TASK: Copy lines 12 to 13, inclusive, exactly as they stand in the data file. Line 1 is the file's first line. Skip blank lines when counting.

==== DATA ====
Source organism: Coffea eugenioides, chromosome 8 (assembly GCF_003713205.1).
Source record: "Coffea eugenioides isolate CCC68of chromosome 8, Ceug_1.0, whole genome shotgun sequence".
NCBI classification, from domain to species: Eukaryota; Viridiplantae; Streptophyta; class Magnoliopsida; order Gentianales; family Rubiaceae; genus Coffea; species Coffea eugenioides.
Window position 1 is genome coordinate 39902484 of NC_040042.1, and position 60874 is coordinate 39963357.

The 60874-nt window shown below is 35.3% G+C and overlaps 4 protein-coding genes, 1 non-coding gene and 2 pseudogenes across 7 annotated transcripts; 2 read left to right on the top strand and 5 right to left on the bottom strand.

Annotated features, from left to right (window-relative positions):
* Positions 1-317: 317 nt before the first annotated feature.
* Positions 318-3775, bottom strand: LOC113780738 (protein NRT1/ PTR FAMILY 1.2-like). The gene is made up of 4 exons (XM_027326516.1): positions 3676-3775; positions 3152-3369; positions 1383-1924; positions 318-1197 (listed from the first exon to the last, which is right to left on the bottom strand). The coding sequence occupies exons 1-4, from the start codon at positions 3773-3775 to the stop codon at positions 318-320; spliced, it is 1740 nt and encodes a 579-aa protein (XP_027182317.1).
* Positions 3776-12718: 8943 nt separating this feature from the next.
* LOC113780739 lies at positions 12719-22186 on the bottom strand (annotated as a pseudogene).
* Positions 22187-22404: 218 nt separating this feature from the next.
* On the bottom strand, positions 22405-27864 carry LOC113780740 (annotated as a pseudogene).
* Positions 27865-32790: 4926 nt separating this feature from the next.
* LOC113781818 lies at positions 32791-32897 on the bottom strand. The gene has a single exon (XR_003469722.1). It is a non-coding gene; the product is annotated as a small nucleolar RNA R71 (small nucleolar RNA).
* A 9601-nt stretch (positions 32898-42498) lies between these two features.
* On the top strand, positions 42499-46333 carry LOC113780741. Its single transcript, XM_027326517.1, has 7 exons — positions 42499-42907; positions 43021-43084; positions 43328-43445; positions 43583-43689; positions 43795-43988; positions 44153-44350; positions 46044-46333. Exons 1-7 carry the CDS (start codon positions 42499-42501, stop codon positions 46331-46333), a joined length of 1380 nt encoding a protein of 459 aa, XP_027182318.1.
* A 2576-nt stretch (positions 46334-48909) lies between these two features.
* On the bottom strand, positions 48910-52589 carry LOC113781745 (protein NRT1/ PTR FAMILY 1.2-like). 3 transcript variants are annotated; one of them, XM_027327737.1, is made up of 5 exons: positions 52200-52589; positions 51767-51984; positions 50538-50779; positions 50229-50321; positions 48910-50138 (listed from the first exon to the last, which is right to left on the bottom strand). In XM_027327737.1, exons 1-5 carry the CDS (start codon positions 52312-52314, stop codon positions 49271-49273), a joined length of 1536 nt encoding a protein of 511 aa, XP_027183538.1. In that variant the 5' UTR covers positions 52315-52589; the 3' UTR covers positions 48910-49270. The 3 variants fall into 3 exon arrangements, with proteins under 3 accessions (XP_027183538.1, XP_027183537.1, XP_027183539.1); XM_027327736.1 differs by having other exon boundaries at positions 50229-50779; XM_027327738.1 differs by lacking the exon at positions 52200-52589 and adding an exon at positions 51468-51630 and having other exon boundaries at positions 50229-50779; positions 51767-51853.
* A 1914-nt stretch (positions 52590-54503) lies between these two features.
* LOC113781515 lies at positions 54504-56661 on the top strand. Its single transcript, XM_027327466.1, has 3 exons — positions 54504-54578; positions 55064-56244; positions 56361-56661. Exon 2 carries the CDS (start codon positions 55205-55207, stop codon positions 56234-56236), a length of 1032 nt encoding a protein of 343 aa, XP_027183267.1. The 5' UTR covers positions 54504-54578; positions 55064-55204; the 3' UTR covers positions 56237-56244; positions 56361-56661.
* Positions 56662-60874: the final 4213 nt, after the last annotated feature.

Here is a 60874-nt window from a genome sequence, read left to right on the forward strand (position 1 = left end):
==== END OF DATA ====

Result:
* On the bottom strand, positions 22405-27864 carry LOC113780740 (annotated as a pseudogene).
* Positions 27865-32790: 4926 nt separating this feature from the next.